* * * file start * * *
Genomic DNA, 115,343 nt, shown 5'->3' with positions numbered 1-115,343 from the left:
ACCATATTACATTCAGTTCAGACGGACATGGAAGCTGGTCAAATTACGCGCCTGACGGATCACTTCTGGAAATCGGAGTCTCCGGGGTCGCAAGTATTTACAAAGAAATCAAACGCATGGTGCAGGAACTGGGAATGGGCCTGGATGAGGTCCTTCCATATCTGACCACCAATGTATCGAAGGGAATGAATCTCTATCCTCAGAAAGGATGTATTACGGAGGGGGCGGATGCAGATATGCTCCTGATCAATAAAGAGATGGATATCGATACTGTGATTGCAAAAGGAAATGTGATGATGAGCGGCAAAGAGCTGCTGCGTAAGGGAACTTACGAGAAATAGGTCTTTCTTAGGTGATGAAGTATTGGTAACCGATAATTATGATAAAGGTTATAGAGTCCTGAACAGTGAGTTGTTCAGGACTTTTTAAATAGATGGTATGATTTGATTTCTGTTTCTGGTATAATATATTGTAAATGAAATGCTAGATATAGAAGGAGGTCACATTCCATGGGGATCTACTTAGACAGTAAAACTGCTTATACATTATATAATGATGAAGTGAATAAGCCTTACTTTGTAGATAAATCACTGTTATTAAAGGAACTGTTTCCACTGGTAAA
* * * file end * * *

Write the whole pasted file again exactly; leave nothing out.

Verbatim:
Genomic DNA, 115,343 nt, shown 5'->3' with positions numbered 1-115,343 from the left:
ACCATATTACATTCAGTTCAGACGGACATGGAAGCTGGTCAAATTACGCGCCTGACGGATCACTTCTGGAAATCGGAGTCTCCGGGGTCGCAAGTATTTACAAAGAAATCAAACGCATGGTGCAGGAACTGGGAATGGGCCTGGATGAGGTCCTTCCATATCTGACCACCAATGTATCGAAGGGAATGAATCTCTATCCTCAGAAAGGATGTATTACGGAGGGGGCGGATGCAGATATGCTCCTGATCAATAAAGAGATGGATATCGATACTGTGATTGCAAAAGGAAATGTGATGATGAGCGGCAAAGAGCTGCTGCGTAAGGGAACTTACGAGAAATAGGTCTTTCTTAGGTGATGAAGTATTGGTAACCGATAATTATGATAAAGGTTATAGAGTCCTGAACAGTGAGTTGTTCAGGACTTTTTAAATAGATGGTATGATTTGATTTCTGTTTCTGGTATAATATATTGTAAATGAAATGCTAGATATAGAAGGAGGTCACATTCCATGGGGATCTACTTAGACAGTAAAACTGCTTATACATTATATAATGATGAAGTGAATAAGCCTTACTTTGTAGATAAATCACTGTTATTAAAGGAACTGTTTCCACTGGTAAA